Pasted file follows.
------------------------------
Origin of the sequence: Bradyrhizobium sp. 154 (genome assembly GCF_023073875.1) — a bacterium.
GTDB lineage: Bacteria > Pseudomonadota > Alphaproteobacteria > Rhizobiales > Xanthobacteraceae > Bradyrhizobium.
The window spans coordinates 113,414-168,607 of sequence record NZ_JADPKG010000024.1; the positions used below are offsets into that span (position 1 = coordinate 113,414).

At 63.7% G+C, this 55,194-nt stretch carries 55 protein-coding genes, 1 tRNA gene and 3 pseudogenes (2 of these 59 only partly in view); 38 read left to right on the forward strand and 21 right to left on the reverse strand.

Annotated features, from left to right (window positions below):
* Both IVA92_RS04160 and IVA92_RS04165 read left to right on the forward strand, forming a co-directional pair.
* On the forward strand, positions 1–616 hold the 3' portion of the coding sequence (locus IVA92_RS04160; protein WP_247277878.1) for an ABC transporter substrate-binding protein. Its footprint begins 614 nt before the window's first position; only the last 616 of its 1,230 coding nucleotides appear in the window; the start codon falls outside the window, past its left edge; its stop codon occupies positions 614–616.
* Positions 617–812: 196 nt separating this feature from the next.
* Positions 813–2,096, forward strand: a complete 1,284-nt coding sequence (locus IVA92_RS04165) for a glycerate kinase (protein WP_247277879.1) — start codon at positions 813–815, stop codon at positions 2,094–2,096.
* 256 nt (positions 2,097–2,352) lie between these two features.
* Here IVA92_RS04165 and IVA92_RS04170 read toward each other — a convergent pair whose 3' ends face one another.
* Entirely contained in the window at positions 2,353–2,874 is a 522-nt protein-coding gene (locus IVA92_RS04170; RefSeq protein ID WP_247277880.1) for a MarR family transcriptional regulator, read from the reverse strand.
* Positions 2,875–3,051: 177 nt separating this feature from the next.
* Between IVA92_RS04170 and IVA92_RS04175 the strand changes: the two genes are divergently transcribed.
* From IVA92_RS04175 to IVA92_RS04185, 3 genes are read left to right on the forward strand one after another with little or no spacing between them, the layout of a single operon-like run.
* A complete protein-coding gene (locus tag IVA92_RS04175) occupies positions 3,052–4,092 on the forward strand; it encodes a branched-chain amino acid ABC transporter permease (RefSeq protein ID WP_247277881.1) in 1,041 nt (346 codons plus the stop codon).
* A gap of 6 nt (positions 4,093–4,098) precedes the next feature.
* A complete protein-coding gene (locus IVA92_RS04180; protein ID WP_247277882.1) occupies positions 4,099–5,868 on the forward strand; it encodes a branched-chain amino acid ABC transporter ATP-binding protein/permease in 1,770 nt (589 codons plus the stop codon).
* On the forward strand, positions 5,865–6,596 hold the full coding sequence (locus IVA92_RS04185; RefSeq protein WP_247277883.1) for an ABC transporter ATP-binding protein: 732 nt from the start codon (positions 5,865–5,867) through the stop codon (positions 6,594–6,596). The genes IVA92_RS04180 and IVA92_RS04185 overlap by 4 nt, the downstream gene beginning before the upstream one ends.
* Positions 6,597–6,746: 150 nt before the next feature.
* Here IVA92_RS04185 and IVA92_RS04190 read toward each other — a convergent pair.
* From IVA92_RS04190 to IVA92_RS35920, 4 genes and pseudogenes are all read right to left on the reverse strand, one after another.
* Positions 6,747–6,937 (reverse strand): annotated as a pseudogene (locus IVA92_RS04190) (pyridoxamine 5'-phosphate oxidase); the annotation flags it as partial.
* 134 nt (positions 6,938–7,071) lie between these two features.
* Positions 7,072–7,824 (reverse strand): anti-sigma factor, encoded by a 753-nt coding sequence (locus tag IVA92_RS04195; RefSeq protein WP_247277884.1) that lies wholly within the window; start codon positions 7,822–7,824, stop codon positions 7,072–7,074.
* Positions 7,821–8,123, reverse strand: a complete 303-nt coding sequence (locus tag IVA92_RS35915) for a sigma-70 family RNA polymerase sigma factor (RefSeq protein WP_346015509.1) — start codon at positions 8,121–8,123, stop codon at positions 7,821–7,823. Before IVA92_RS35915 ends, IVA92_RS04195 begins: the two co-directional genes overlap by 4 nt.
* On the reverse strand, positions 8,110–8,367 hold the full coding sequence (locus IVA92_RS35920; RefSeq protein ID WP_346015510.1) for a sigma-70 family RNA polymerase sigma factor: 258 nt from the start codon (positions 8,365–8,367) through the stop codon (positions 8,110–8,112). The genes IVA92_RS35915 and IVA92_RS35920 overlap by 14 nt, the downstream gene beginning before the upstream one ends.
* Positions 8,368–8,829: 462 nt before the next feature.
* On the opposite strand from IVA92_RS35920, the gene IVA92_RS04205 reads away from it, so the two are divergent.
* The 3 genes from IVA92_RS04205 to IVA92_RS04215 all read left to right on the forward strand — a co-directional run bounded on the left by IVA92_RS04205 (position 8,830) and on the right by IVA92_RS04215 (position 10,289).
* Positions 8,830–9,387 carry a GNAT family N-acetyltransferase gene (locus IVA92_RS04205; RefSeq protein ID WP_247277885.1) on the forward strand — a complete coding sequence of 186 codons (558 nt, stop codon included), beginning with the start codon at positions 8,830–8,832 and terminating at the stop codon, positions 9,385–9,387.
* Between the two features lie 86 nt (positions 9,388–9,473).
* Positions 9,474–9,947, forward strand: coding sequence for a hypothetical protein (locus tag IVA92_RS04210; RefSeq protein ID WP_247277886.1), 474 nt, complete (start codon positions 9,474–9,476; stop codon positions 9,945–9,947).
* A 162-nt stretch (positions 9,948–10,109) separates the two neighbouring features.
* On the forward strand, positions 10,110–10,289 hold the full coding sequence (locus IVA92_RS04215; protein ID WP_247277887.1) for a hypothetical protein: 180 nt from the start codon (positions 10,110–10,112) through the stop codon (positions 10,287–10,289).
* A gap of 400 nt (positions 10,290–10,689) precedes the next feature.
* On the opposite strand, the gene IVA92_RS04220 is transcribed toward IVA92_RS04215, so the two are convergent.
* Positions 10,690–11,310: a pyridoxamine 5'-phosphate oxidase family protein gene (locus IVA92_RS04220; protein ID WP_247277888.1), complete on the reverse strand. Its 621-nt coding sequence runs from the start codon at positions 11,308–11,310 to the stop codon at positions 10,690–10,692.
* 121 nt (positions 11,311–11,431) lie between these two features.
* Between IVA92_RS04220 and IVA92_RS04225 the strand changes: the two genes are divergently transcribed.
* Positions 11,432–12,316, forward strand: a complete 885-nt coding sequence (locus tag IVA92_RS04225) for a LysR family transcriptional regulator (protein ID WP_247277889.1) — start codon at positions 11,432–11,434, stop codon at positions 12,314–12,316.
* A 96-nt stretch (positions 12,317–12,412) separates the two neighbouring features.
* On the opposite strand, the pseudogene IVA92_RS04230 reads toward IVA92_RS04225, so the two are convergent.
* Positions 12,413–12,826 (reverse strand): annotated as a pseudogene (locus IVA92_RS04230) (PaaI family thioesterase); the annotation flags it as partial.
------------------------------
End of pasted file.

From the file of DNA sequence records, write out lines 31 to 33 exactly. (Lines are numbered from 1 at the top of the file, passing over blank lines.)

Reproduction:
* Positions 8,830–9,387 carry a GNAT family N-acetyltransferase gene (locus IVA92_RS04205; RefSeq protein ID WP_247277885.1) on the forward strand — a complete coding sequence of 186 codons (558 nt, stop codon included), beginning with the start codon at positions 8,830–8,832 and terminating at the stop codon, positions 9,385–9,387.
* Between the two features lie 86 nt (positions 9,388–9,473).
* Positions 9,474–9,947, forward strand: coding sequence for a hypothetical protein (locus tag IVA92_RS04210; RefSeq protein ID WP_247277886.1), 474 nt, complete (start codon positions 9,474–9,476; stop codon positions 9,945–9,947).